In Black liberation movements, knowledge gained through observation and experience isn’t just anecdotal and supplemental; it is both essential and highly credible. The popular Maya Angelou quote, “When people show you who they are, believe them,” is a perfect example of how Black liberation movements conduct knowledge validation. Angelou didn’t have to perform an empirical study using the scientific method to arrive at this conclusion. Nor do those who intuitively understand and agree with the sentiment feel the need to verify her claims to knowledge through a social experiment; they know in their soul that she is right. They have lived conscious, reflective lives, and have drawn conclusions that don’t require any further affirmation in order to stand as truth.
The point is that the nonprofit sector has to change the way knowledge is managed, who is considered an expert, and what, ultimately, the aim of knowledge is if the sector hopes to play a meaningful role in the lives of those it purports to represent.
V. The Sector’s Next Iteration is Already Taking Shape
You may be thinking that this is all well and good, but movements aren’t the same as organizations. My response is twofold. In one sense, it is a strange thing that we cling to this notion that our political lives—our values and beliefs about how the world should and does work—are severable from our work lives. Through our work in the world, we not only earn our keep but also express who we are and what we care about. How can that not be political? Who decided that those two aims must operate in discrete, non-overlapping lanes? In another sense, inasmuch as movements aren’t the same as organizations, human service organizations aren’t businesses, either. Yet that doesn’t stop armies of management consultants from trying to make nonprofits operate as such.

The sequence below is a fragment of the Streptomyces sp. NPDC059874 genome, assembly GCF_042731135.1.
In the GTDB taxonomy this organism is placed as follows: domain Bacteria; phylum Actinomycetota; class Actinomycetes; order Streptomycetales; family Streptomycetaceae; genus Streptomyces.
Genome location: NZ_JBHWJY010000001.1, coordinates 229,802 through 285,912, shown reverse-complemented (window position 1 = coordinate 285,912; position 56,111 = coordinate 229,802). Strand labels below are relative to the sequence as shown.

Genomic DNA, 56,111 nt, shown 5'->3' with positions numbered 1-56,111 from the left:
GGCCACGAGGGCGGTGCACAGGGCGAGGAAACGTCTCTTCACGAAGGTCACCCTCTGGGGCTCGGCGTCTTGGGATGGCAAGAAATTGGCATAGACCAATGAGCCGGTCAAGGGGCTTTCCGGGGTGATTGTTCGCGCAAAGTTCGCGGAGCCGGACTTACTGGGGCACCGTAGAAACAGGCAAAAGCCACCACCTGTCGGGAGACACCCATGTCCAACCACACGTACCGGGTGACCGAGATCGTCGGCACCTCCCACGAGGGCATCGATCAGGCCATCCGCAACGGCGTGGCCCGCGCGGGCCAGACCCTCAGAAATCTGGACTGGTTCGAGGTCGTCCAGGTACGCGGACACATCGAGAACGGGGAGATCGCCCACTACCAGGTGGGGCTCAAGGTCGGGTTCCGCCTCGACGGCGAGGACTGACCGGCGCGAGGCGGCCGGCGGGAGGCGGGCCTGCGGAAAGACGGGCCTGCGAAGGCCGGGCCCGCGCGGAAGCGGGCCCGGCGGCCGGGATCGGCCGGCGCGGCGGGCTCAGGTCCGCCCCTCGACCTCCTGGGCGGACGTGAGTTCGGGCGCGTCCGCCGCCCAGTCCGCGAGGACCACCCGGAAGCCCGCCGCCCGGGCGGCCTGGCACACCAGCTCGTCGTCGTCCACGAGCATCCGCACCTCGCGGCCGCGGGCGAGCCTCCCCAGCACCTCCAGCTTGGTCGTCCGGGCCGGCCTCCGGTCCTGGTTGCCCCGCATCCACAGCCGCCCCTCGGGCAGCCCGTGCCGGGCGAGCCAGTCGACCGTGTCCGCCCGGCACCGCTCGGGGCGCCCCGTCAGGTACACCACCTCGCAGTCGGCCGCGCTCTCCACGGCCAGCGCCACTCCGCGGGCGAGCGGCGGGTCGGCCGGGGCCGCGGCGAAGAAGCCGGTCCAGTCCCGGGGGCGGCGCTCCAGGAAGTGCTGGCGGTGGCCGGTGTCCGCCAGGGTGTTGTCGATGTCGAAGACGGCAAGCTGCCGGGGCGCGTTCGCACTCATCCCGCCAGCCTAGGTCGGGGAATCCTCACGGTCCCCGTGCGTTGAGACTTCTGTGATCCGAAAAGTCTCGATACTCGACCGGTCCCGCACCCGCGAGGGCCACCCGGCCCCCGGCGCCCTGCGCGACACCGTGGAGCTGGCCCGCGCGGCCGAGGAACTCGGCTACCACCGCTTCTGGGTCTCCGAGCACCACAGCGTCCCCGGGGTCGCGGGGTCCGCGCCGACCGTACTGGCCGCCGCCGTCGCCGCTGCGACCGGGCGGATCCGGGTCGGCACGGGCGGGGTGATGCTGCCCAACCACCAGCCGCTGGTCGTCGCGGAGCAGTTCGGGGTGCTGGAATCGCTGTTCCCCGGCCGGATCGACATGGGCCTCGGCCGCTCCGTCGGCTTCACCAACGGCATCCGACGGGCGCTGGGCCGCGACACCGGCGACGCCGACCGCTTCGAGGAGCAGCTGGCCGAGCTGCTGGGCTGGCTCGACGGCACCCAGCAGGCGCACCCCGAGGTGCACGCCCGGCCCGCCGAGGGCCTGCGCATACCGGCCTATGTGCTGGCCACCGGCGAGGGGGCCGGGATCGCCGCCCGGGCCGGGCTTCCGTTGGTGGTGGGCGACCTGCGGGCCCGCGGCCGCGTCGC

Truth is, nonprofits have always been something else. If we are to be really honest with one another, they were at least arguably conceived as tax dodges for the wealthy.14 Only in the past four decades have they wedged themselves into the massive gaps left by government austerities, corporate greed, and gross inequality.15 As such, many of us have spent our careers solving problems that we didn’t create. We didn’t disinvest in Black and Brown neighborhoods or underfund schools. We are just the ones who have to find our students resources so that they can succeed. The nonprofit sector has become the social stopgap, humanity’s buffer—what keeps civil society from completely unraveling. To do our work— especially in a nation that scorns us because it needs us and that need reminds it of its imperfections—we have learned to adapt to ever-changing funding priorities, tax policies, community needs, and political tides.
But what if this is our moment to try something radically different? To push instead of being pushed around?
Two years ago, we all saw behind the veil. We saw what we had wrought, and we vowed to change. Now we are being coaxed back into complacency. There is no other way to say it. DEI work has stalled or is being walked back in many places, because the sector mastered the lingo but ultimately has been unwilling to adopt ways of knowing, being, and understanding the world that Black folks have relied on for centuries to effect lasting change for themselves and others. In the last one hundred and fifty years alone, Black liberation movements delivered the Thirteenth, Fourteenth, and Fifteenth Amendments, Brown v. Board of Education, the Civil Rights Act of 1964, and the Voting Rights Act of 1965—to name just a few crucial advances everyone now benefits from. Had our movements not been undermined, maimed, and betrayed, we surely would have delivered more. Yet and still, the social sector continues to overlook the ideas, beliefs, and values that had to be in place in order for such incredible aspirations to be realized in the face of such unyielding resistance. Instead, we are told that focusing on race is too narrow or exclusionary—hogwash conjured to conceal a truth right before our eyes.